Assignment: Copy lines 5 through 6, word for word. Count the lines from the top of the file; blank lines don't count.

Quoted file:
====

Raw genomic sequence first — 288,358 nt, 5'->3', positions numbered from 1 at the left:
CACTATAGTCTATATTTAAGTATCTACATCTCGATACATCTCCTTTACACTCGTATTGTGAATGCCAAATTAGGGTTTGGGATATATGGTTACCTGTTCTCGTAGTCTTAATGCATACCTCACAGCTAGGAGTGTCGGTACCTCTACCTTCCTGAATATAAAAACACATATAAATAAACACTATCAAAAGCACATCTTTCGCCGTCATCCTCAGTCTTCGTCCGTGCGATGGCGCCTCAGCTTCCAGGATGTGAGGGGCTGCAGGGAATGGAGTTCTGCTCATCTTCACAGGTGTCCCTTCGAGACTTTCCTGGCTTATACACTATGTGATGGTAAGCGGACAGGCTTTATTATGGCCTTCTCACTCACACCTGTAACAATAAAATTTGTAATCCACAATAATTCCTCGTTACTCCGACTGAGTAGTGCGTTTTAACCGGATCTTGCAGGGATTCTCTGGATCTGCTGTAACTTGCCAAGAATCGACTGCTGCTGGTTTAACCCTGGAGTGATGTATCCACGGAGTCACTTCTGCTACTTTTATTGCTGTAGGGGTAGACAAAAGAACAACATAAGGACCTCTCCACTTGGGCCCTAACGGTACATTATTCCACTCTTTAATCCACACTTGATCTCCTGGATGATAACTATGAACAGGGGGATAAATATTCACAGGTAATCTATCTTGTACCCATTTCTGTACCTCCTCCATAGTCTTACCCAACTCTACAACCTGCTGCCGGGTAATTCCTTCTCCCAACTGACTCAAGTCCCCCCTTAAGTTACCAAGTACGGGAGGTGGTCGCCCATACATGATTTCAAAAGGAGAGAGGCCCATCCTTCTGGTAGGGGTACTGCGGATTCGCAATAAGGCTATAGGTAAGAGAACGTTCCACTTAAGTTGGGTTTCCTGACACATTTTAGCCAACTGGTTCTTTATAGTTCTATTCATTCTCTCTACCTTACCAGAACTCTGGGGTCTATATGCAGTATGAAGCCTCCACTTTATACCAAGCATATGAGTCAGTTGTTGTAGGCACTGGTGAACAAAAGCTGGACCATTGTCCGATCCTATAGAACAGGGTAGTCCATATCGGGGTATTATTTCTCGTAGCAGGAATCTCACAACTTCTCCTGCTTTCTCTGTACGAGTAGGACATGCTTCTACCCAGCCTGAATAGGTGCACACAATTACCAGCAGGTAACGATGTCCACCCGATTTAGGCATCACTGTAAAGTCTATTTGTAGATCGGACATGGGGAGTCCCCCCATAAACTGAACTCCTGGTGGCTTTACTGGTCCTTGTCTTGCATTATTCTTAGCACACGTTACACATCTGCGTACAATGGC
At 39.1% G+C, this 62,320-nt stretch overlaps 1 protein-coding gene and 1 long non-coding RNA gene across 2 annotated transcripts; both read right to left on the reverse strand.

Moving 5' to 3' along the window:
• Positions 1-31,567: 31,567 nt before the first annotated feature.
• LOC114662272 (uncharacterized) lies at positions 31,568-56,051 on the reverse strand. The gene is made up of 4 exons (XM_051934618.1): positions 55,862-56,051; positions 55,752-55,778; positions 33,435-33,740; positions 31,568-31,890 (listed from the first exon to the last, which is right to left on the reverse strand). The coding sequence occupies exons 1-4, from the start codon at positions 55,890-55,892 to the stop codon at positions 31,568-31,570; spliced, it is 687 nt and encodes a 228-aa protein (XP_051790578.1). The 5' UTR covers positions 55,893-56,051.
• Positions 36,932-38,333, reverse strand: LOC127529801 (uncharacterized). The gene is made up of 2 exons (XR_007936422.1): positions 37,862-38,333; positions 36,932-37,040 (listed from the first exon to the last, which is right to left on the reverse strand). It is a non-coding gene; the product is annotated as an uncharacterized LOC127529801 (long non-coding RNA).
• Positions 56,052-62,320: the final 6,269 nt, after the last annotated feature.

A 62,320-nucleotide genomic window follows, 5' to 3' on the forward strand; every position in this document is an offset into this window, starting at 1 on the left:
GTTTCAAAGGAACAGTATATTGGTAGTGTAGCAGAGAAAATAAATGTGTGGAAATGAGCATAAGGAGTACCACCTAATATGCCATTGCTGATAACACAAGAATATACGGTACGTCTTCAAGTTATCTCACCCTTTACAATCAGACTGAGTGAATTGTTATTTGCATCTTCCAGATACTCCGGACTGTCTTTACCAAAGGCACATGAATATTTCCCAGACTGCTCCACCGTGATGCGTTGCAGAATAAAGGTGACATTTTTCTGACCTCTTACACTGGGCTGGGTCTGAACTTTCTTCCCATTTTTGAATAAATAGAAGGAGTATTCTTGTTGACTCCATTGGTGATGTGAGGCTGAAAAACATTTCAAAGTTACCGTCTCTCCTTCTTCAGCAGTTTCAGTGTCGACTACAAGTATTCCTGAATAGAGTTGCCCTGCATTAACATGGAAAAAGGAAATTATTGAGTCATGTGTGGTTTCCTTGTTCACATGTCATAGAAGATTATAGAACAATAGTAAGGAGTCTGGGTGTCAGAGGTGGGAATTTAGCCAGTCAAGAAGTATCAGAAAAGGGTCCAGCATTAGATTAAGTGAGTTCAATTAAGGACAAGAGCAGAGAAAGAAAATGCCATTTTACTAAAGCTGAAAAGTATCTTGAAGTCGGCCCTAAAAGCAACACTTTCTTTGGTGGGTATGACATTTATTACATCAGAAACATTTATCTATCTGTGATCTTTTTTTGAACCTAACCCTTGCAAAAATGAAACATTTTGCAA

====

• Positions 1-31,567: 31,567 nt before the first annotated feature.
• LOC114662272 (uncharacterized) lies at positions 31,568-56,051 on the reverse strand. The gene is made up of 4 exons (XM_051934618.1): positions 55,862-56,051; positions 55,752-55,778; positions 33,435-33,740; positions 31,568-31,890 (listed from the first exon to the last, which is right to left on the reverse strand). The coding sequence occupies exons 1-4, from the start codon at positions 55,890-55,892 to the stop codon at positions 31,568-31,570; spliced, it is 687 nt and encodes a 228-aa protein (XP_051790578.1). The 5' UTR covers positions 55,893-56,051.